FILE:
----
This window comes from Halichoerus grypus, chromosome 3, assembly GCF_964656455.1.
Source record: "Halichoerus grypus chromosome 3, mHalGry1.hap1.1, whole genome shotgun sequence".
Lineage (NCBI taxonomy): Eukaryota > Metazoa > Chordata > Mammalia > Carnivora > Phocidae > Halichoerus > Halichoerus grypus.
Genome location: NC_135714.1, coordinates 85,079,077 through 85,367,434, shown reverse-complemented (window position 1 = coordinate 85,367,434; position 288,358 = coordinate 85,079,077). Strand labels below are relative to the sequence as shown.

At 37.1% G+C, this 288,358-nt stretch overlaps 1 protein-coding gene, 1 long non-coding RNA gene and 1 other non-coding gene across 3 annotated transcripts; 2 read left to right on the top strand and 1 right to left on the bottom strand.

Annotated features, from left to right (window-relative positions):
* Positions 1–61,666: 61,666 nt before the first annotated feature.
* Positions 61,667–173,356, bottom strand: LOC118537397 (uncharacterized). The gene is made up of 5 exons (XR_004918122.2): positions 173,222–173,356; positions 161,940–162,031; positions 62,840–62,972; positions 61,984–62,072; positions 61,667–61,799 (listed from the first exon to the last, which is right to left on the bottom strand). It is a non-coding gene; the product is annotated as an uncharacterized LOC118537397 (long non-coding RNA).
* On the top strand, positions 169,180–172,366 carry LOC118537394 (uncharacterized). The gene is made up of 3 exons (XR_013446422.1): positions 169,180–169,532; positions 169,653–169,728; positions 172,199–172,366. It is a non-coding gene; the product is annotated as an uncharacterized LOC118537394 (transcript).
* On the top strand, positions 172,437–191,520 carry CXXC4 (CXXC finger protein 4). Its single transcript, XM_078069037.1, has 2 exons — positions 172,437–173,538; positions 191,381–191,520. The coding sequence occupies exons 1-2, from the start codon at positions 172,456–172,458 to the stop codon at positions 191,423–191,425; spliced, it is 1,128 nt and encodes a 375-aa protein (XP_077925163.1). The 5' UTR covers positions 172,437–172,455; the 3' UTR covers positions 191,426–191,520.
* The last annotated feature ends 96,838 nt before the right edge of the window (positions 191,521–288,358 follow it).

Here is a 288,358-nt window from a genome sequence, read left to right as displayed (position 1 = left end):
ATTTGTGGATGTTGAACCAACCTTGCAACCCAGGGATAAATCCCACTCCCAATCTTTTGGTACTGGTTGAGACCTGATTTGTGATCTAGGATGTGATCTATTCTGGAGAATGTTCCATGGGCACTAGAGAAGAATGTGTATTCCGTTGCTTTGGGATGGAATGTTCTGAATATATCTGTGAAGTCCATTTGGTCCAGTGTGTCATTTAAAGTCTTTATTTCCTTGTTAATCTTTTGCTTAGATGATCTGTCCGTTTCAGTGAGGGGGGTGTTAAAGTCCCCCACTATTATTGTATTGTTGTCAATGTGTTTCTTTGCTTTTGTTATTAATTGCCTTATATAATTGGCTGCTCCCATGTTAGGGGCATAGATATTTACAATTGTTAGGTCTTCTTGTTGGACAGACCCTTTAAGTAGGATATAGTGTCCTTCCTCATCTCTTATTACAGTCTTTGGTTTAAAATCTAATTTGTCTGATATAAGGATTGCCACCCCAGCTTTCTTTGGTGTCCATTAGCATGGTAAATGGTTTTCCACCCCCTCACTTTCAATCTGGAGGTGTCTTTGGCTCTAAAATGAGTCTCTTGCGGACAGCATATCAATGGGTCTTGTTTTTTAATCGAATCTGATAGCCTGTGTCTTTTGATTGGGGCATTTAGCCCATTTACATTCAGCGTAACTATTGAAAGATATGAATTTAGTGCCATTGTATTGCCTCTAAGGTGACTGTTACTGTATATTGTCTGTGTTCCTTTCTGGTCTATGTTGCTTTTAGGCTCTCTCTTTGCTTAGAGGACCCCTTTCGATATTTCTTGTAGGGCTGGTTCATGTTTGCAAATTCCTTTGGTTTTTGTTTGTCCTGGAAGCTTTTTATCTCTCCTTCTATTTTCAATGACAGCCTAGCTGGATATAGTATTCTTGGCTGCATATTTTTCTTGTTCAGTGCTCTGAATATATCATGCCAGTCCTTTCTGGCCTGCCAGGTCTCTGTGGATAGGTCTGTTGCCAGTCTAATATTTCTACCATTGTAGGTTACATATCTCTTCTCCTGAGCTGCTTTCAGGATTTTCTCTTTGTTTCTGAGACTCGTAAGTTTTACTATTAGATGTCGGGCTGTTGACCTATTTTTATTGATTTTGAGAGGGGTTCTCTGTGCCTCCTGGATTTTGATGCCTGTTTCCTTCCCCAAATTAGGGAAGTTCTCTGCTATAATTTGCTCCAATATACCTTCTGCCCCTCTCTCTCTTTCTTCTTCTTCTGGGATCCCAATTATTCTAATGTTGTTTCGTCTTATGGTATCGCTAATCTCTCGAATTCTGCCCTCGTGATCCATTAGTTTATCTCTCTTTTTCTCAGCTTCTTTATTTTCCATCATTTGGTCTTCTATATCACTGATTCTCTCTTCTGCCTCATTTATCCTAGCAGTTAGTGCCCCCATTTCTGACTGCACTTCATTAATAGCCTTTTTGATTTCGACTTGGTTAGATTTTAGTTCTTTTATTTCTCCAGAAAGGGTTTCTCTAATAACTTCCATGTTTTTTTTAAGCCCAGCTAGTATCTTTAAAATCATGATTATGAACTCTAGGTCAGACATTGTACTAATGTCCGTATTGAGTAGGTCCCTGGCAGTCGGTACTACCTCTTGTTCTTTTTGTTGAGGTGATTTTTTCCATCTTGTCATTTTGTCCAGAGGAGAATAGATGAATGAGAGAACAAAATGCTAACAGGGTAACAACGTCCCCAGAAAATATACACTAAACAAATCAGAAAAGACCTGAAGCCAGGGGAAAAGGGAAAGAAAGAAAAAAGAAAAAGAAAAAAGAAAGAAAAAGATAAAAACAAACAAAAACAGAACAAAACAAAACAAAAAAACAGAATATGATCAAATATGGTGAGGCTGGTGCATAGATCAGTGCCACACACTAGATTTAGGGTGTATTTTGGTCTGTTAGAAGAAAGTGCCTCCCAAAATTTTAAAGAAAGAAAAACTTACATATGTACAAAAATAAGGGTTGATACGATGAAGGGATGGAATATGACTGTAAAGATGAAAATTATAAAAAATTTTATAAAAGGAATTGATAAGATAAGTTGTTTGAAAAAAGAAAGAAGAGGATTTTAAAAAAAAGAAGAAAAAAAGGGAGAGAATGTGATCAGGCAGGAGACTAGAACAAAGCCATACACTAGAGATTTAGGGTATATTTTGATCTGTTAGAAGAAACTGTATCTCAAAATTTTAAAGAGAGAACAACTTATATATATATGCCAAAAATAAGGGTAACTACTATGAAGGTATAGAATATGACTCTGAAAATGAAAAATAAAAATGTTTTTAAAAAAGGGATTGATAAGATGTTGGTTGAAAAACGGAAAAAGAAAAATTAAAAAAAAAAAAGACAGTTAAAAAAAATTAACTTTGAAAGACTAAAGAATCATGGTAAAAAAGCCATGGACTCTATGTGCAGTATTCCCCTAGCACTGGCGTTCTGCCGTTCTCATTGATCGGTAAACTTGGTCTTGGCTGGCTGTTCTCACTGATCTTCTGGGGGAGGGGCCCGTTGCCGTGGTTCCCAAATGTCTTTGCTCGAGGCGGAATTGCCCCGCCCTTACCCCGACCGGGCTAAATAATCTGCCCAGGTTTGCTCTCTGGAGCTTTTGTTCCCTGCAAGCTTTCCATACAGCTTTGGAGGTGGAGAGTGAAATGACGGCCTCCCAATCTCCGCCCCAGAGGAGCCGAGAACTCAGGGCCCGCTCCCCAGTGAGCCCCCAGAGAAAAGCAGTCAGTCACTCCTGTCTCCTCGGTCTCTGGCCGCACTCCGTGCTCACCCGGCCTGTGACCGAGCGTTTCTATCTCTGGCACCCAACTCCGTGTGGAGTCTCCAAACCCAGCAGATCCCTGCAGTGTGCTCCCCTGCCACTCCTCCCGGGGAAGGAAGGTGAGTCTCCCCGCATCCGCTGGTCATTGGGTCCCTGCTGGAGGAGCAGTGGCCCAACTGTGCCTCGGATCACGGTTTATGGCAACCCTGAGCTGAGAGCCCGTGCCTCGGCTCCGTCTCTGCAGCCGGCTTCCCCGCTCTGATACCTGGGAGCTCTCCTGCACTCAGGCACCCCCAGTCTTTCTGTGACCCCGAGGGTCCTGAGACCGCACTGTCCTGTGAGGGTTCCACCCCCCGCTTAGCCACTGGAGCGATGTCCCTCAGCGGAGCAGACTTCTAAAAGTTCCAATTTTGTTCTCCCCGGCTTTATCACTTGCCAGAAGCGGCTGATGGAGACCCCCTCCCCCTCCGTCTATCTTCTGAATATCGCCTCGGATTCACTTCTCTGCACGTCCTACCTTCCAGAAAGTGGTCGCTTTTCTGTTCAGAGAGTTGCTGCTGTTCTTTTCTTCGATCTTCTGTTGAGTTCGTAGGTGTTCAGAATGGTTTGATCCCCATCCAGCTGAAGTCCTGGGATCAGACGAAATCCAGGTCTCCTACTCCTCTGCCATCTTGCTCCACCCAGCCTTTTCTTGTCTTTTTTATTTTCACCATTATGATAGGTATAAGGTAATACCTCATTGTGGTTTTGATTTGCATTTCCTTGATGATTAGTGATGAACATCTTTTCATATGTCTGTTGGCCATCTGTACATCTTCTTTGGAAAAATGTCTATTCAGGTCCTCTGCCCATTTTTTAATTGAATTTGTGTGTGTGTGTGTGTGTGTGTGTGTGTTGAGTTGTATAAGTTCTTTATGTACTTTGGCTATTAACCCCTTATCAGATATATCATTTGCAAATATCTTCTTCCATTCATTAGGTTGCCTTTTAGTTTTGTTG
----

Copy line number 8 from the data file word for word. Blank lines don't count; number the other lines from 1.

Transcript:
* Positions 61,667–173,356, bottom strand: LOC118537397 (uncharacterized). The gene is made up of 5 exons (XR_004918122.2): positions 173,222–173,356; positions 161,940–162,031; positions 62,840–62,972; positions 61,984–62,072; positions 61,667–61,799 (listed from the first exon to the last, which is right to left on the bottom strand). It is a non-coding gene; the product is annotated as an uncharacterized LOC118537397 (long non-coding RNA).